How to Beat the Stock Market: An Extensive Guide
If you want to learn how to beat the stock market, you simply need a plan, and today I’m going to give you one. First off, there are traders, people active in the markets. Then there are investors who know they can outperform mutual funds (I seriously think a monkey could outperform most mutual funds by randomly picking stocks.) This guide is for traders and investors alike, read on to the end and you’ll see why.
WARNING: Around the globe, people are diving into the stock market because they think it's an "easy" way to make a lot of money fast. This business is definitely NOT a get rich quick scheme. It takes YEARS of hard work and dedication to get it right. If you think you can spend a couple hours reading a book on trading then become a millionaire, you're dead wrong and you will lose all your money. What I'm about to share is a fairly extensive guide that took me 10 years to develop, but that's the amazing part. I can distill my 10 years of experience into a guide that will rapidly increase your learning curve. Even with your accelerated learning, this is still going to take work, it's not a hobby, it's a profession.
Now for some good news: YOU CAN DO THIS!!! As you read through this don’t get discouraged and say, “This is way too hard.” I have some great news at the end that will have you ecstatic how you approach the markets.
The Stock Market: Where Logic and Reason Thrive…haha yea right
Let me tell you a little secret: the stock market is full of horrible investors. Most people have little to no plan when it comes to their trading and investing. They follow advice from talking heads on CNBC such as Cramer or Fast Money (Google the performance of Cramer and Fast Money), or other pseudo-sciences such as Elliot wave theory or technical analysis. There are even the cycle-theorist that claim the moon or presidential cycles can make them rich.
When it comes to money, people get emotional. When people get emotional it’s the exact time they shouldn’t be making financial decisions, but that’s exactly what happens in the stock market.
I’ll get into all the reasons why these are incredibly dangerous ideas for your portfolio later. But I must come clean first; I was once one of those terrible investors myself.
Early in my trading and investing career I could be found on all the forums, the “guru” websites, reading decade old books on technical analysis and drawing trend lines all over my charts.
How many winning trades did you have last year?
Now, I did make money…but about less than half the time. I remember watching my trades go from good to bad. Or from good to great and then I didn’t want to sell and when I did the market keep going, and I would chase after it. I don’t even want to think of all the money I burned on commissions themselves. I remember saving up for months to deposit more and more money into my brokerage account just to watch it evaporate.
If you’re a trader, I’d like you to be honest and tell me how many winning trades you had last year. Do you have a spreadsheet, are you keeping track? The point is how do you know how well you’re doing? I finally started to log my trades and was stunned to see I was right less the 50% of the time… and that’s when it hit me… I had NO idea what I was doing. Talk about a hard thing to internalize. Thousands and thousands of dollars lost and years of keeping notes, watching TV and researching fundamentals, all for less than nothing.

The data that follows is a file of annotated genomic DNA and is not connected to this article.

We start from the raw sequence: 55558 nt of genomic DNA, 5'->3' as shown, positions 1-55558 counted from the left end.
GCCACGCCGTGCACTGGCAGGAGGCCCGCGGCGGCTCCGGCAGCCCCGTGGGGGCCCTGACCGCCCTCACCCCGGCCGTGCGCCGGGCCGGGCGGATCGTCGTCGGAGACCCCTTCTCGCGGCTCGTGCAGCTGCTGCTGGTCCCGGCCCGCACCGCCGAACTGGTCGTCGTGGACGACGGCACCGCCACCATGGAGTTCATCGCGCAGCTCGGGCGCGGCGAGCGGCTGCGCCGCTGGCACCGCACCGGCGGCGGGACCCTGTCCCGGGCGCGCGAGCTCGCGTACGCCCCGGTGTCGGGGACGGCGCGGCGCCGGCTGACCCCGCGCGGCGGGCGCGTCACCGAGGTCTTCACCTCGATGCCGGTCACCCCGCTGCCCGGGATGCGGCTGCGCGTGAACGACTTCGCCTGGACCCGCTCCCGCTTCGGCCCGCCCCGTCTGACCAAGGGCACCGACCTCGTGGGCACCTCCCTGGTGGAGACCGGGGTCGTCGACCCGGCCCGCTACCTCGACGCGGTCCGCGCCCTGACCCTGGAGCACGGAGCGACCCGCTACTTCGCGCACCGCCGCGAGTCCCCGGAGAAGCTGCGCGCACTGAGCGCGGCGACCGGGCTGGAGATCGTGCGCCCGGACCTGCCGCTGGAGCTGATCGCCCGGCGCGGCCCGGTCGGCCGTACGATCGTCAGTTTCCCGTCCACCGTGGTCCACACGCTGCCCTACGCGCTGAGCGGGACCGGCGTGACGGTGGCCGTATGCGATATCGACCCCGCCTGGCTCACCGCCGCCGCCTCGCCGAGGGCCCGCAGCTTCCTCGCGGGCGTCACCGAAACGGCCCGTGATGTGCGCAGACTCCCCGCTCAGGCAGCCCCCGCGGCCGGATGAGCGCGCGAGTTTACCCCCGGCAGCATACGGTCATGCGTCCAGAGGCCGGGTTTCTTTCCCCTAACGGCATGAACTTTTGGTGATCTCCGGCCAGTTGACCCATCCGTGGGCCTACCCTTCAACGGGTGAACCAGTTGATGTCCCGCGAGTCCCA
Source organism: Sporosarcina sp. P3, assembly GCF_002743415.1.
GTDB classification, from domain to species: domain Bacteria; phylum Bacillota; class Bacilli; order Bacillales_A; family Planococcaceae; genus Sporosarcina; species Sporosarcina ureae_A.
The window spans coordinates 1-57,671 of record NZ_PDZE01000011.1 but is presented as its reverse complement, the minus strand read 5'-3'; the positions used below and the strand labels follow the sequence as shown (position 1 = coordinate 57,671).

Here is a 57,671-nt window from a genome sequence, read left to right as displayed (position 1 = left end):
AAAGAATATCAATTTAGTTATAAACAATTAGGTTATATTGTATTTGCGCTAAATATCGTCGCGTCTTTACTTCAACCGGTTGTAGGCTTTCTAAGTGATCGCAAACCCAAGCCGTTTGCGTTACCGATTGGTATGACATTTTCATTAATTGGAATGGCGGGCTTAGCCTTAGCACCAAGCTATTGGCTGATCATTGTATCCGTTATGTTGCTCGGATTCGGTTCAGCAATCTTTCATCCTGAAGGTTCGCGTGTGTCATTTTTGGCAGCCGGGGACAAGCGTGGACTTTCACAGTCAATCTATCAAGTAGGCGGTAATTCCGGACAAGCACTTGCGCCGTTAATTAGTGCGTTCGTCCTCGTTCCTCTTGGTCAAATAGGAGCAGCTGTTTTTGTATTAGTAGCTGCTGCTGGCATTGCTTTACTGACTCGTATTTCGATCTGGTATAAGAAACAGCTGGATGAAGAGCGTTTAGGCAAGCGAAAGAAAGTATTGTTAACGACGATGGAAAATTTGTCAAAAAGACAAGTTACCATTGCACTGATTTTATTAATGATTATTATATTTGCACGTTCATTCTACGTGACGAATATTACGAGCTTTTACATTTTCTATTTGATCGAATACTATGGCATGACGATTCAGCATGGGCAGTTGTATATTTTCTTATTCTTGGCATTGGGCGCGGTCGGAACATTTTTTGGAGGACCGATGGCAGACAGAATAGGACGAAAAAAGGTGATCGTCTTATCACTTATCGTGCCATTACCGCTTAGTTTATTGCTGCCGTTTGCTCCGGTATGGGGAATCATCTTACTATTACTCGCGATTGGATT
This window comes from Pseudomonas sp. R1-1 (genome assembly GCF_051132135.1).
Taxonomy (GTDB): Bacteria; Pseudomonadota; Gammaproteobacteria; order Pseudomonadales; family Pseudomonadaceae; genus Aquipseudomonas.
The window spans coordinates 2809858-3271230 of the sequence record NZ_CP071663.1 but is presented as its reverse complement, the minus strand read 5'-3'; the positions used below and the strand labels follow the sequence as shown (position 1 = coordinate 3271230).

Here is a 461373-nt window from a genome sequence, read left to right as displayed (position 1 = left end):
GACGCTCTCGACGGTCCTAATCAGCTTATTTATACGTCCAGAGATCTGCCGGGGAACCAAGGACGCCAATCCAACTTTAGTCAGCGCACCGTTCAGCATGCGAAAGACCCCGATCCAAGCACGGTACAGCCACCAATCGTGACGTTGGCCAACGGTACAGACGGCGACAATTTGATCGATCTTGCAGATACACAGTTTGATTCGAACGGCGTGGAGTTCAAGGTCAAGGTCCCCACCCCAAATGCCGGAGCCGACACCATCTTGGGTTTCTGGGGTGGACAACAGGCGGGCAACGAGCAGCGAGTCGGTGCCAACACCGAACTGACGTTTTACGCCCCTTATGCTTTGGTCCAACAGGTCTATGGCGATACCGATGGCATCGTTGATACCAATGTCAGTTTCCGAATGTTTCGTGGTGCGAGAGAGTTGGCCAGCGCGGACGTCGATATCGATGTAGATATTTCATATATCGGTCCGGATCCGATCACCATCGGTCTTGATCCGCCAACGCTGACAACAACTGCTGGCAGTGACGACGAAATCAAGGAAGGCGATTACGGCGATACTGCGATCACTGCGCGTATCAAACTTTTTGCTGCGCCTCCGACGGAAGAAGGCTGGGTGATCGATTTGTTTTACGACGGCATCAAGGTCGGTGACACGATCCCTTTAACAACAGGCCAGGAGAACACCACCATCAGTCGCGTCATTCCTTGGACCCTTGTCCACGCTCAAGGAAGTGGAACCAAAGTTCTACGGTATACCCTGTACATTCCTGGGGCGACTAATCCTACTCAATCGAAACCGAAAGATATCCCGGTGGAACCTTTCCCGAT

I’ve always been a skeptical and analytical person, so I finally started to look around for something that could be proven to work. As an electrical engineer, I was always taught to break a complex system down to a more simplistic set of models.
Let’s create a system to beat the market
And that’s precisely what I set out to do, create a model of the stock market and use it to tell me when to buy and sell. Here is what I developed in 2012 after years of work:
Now that’s how to make money in the stock market! I encourage you to read on and see how I developed this system and how you can too. Your portfolio will thank you.
Part 1: Build a set of rules to beat the stock market
At its basic level, a trading model is a set of defined rules that give you definite buy and sell signals for the stock market. Technically you could do this by hand if your rules were of the utmost simplicity, such as “buy a ten-day high” or “sell a ten-day low.”
You could pull that off OK. But with today’s computing power and an incredible amount of “Big Data,” it’s a lot easier to just use a computer. With today’s widespread availability of computers, anyone that does not take the time to test their rules of the market is just being plain lazy.
The Hardest Part of Beating the Stock Market
Coming up with your rules is really hard at first. I can’t really explain how it happens but when you look at this stuff all the time you start to ask yourself questions like following:
- How many days is the stock market above the 5-day moving average and how many below?
- What percentage does it move away from that average to the upside, what about the down?
- How can I know when a pullback is over?